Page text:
Of all the five Blaney siblings who emigrated to the New World from Ireland, Bridget Blaney's life took the most interesting turns. Married at about age 16, Biddy had given birth to four children and lost a husband by the age of twenty-one. While this was not out of the ordinary in rural New Brunswick in the 1830's, the next step in her life was more unusual: she entered into a common-law marriage with her late husband's brother, Hamilton McDonald. The two lived together as man and wife for 45 years, produced seven children, and let it be understood that they had married in New Brunswick after James McDonald's death. The parish records in St-Basile, however, contain no record of their marriage, and in fact the baptismal records for their children make it clear that they were not married. Their failure to marry was probably a result of the difficulty or impossibility of marriage for brother and sister-in-law under Catholic canon law.
The McDonalds were a restless family, leaving New Brunswick for Ohio in 1853, and removing to Missouri again in 1866, with a brief sojourn in Illinois. Their descendants have continued that tradition of restlessness, moving on to Kansas, Montana, Nebraska, California, and even Panama.
The McDonalds were fickle in their nomenclature, as well. While records in New Brunswick and Ohio routinely spell the name as "McDonald," in Missouri the name began just as routinely appearing as "McDonnell." This may have reflected orthographically the pronunciation to which they had become accustomed in French-speaking Madawaska, New Brunswick.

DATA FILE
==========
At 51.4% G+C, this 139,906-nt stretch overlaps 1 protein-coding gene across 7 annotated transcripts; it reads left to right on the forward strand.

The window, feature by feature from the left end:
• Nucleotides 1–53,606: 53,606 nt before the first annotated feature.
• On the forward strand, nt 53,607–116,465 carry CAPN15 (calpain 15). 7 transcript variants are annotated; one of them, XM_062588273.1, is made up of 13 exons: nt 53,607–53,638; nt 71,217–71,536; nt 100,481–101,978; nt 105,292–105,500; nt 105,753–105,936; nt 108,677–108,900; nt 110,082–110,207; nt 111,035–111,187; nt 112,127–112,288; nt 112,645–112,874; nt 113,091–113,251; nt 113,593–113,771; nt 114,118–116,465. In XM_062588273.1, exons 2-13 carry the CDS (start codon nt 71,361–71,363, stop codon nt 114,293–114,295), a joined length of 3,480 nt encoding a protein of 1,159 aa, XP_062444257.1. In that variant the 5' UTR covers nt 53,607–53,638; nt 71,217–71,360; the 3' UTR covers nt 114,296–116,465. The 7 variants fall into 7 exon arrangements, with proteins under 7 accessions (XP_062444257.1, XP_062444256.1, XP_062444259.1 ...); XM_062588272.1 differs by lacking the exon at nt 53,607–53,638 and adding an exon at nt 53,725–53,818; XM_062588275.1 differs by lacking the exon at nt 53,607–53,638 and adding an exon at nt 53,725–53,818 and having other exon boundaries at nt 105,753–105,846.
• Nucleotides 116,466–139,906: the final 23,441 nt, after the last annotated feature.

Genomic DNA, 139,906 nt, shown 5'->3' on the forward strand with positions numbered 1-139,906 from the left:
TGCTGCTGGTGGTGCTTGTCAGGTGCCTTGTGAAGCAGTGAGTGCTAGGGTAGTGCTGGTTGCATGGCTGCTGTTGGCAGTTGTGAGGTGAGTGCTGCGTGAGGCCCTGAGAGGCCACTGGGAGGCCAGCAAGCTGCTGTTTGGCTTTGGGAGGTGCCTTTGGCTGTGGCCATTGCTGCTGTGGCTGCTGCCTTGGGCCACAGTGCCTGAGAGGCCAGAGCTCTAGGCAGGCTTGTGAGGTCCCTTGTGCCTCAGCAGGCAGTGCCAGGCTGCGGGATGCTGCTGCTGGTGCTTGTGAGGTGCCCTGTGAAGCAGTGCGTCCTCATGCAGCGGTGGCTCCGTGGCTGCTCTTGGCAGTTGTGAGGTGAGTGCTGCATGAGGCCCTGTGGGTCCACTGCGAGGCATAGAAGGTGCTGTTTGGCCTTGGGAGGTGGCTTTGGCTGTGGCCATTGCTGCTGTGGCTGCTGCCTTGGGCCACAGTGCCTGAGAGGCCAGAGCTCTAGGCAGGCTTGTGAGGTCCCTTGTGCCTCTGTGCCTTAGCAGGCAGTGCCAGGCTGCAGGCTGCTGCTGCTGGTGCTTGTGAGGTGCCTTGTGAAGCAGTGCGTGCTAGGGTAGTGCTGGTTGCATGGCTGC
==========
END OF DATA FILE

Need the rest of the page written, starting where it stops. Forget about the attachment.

The McDonald family was also the first branch of the Blaney family to stray from the intense Irish devotion to the Catholic Church. Although Hamilton McDonald's obituary stated that he and his wife "remained devout members of that church through all their lives," they did chose to settle in an area in Missouri with no convenient Catholic church. As a result, their children felt only a loose allegiance to the church and most married Protestants.
Although Biddy followed a very different path from those of her siblings, her connection--and that of her family--to her Blaney connections remained strong. Her family sent photographs from Missouri to her brother James' family in Buffalo, and his daughter Agnes in her later years made the long trip out West to visit the cousins. The fascination with family seems to be one trait Blaney descendants have all retained.
Begin tracing the descendants of Bridget Blaney and the brothers James and Hamilton McDonald.
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